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Journal of Radioanalytical and Nuclear Chemistry

, Volume 302, Issue 1, pp 695–700 | Cite as

On the lack of capillary Mössbauer spectroscopic effect for SnII-containing aqueous solutions trapped in corning Vycor ‘thirsty’ glass

  • Éva G. Bajnóczi
  • Bíborka Bohner
  • Eszter Czeglédi
  • Ernő Kuzmann
  • Zoltán Homonnay
  • Attila Lengyel
  • István Pálinkó
  • Pál Sipos
Article

Abstract

Liquids trapped in the pores of certain silicate glasses (such as Corning Vycor ‘thirsty’ glass) were found to display frozen solutions like behavior at temperatures much higher than their actual freezing point. For example, recoilless γ-resonance absorption was observed for Mössbauer active solutes such as 119Sn and 57Fe salts at room temperature (i.e., without the need of quenching). Thus capillary Mössbauer spectroscopy (CMS) proved to be a new and useful experimental tool with great potential in solution chemistry. As part of a research project concerned with the hydrolysis of SnII salts, we attempted to perform 119Sn CMS measurements for solutions containing stannous ion in a range of aqueous environments. Somewhat surprisingly, we found that under ambient conditions, SnII aqueous liquid solutions, both the acidic and the basic systems, are essentially CMS-silent. This can be attributed to the strong temperature dependence of Lamb–Mössbauer factor of SnII species, which may result in the complete disappearance of Mössbauer pattern well below room temperature. These observations can also explain why previous publications concerned with the use of CMS dealt exclusively with SnIV and not with SnII containing liquids.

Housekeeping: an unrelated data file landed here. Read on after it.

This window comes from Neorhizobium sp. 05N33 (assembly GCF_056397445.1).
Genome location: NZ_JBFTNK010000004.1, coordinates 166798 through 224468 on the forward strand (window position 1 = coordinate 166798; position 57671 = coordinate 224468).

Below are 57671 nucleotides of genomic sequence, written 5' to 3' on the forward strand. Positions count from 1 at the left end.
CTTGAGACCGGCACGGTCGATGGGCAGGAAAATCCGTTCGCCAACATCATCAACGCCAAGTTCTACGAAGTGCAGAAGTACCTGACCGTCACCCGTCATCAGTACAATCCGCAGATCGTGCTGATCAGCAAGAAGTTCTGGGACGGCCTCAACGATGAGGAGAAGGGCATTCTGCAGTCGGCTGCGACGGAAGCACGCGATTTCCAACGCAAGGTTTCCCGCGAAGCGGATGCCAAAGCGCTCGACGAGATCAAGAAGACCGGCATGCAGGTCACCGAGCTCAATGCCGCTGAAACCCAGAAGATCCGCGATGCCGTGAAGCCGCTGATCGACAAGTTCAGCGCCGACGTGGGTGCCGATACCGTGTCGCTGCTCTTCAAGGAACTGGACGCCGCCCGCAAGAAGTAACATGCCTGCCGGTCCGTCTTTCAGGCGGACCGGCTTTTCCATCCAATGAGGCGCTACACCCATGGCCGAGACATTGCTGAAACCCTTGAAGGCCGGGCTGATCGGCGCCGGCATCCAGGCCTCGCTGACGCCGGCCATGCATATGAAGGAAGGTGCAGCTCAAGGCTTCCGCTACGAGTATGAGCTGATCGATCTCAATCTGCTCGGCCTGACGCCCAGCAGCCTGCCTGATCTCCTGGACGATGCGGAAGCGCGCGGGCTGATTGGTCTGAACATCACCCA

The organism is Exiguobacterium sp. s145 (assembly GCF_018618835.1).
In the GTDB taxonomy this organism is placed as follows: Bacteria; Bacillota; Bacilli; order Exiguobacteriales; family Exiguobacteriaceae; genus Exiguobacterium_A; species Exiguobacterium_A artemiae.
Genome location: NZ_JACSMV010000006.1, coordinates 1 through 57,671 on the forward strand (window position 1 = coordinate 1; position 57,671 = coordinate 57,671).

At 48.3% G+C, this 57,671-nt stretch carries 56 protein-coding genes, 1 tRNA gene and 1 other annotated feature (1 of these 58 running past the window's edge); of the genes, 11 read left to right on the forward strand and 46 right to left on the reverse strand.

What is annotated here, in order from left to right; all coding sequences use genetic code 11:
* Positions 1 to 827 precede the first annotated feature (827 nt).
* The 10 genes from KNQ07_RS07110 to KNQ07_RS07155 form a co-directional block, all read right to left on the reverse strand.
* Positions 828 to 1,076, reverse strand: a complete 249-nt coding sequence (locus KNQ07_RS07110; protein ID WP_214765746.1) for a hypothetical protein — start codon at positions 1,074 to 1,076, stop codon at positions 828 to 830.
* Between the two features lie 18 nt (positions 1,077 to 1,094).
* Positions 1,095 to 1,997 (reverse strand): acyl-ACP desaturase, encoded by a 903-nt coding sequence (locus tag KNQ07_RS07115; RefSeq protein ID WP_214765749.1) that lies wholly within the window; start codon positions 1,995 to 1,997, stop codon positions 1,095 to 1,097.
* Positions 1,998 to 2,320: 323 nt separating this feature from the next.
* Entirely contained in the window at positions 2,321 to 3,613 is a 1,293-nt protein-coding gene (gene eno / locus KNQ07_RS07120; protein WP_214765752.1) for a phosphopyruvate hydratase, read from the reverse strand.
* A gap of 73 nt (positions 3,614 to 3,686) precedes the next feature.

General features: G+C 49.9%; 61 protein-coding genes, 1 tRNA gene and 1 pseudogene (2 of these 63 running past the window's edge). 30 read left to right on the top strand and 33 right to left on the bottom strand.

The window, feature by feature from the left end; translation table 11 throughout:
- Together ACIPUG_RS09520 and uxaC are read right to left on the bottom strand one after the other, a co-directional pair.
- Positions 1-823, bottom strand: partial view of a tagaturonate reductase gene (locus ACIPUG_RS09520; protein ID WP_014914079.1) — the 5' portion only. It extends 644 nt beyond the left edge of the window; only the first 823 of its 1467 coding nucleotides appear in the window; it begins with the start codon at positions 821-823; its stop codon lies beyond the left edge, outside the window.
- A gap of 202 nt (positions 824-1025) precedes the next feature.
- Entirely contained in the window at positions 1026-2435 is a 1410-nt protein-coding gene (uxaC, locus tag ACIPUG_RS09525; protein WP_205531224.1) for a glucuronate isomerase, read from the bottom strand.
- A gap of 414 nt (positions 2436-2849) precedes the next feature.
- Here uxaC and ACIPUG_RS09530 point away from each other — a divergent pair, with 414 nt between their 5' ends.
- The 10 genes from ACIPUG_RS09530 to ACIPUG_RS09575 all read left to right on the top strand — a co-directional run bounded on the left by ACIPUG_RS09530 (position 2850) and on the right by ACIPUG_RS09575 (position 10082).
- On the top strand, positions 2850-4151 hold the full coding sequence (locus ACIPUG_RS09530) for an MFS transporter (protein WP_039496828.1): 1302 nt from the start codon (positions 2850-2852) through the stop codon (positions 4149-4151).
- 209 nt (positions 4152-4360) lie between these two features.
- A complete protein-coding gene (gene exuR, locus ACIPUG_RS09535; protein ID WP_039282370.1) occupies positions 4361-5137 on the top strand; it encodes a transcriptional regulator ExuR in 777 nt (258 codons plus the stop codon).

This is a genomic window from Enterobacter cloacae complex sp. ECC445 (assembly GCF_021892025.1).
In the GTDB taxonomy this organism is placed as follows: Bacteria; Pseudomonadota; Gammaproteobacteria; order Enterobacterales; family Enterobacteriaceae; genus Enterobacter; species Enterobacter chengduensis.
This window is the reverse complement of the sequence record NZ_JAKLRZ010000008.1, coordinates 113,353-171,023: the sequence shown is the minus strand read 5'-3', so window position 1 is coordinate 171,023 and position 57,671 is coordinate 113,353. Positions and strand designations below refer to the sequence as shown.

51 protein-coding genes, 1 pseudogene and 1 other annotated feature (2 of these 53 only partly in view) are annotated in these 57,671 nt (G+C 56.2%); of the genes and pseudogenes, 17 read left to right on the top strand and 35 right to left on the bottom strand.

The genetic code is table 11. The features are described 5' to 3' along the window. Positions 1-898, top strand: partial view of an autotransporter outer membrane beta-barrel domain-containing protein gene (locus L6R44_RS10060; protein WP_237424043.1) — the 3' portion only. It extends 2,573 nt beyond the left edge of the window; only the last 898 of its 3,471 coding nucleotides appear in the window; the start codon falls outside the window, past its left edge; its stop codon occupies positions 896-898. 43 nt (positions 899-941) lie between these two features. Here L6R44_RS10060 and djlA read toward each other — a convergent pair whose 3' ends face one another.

Keywords

Stannous ion Aqueous solution ‘Thirsty’ glass Capillary Mössbauer spectroscopy 

Notes

Acknowledgments

This research was supported by grants of the Hungarian Science Foundation (OTKA K83889 and K111692). The support is highly appreciated. The Authors wish to thank Ilona Halasi for her valuable assistance in the experimental work.

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Copyright information

© Akadémiai Kiadó, Budapest, Hungary 2014

Authors and Affiliations

  • Éva G. Bajnóczi
    • 1
    • 4
  • Bíborka Bohner
    • 1
  • Eszter Czeglédi
    • 1
  • Ernő Kuzmann
    • 2
  • Zoltán Homonnay
    • 2
  • Attila Lengyel
    • 2
  • István Pálinkó
    • 3
    • 4
  • Pál Sipos
    • 1
    • 4
  1. 1.Department of Inorganic and Analytical ChemistryUniversity of SzegedSzegedHungary
  2. 2.Laboratory of Nuclear Chemistry, Institute of ChemistryEötvös Loránd UniversityBudapestHungary
  3. 3.Department of Organic ChemistryUniversity of SzegedSzegedHungary
  4. 4.Materials and Solution Structure Research GroupUniversity of SzegedSzegedHungary

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